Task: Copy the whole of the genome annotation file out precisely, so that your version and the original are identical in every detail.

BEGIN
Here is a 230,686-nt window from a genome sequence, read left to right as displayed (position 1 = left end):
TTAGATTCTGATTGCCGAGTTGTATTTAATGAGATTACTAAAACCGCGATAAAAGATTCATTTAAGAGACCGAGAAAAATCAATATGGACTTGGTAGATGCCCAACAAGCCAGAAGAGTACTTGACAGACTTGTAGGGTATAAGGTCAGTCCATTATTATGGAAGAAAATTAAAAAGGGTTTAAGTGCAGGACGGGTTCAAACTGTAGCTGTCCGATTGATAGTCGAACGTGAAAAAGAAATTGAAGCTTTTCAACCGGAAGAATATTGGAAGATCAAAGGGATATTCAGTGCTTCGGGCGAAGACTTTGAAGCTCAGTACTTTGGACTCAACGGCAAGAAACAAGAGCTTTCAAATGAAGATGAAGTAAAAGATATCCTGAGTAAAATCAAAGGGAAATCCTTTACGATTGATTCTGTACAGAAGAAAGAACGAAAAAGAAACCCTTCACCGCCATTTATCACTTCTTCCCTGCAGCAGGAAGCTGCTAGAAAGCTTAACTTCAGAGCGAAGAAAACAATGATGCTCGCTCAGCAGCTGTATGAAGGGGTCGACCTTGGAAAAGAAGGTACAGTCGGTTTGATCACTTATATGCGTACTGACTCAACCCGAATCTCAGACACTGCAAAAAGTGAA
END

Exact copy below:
Here is a 230,686-nt window from a genome sequence, read left to right as displayed (position 1 = left end):
TTAGATTCTGATTGCCGAGTTGTATTTAATGAGATTACTAAAACCGCGATAAAAGATTCATTTAAGAGACCGAGAAAAATCAATATGGACTTGGTAGATGCCCAACAAGCCAGAAGAGTACTTGACAGACTTGTAGGGTATAAGGTCAGTCCATTATTATGGAAGAAAATTAAAAAGGGTTTAAGTGCAGGACGGGTTCAAACTGTAGCTGTCCGATTGATAGTCGAACGTGAAAAAGAAATTGAAGCTTTTCAACCGGAAGAATATTGGAAGATCAAAGGGATATTCAGTGCTTCGGGCGAAGACTTTGAAGCTCAGTACTTTGGACTCAACGGCAAGAAACAAGAGCTTTCAAATGAAGATGAAGTAAAAGATATCCTGAGTAAAATCAAAGGGAAATCCTTTACGATTGATTCTGTACAGAAGAAAGAACGAAAAAGAAACCCTTCACCGCCATTTATCACTTCTTCCCTGCAGCAGGAAGCTGCTAGAAAGCTTAACTTCAGAGCGAAGAAAACAATGATGCTCGCTCAGCAGCTGTATGAAGGGGTCGACCTTGGAAAAGAAGGTACAGTCGGTTTGATCACTTATATGCGTACTGACTCAACCCGAATCTCAGACACTGCAAAAAGTGAA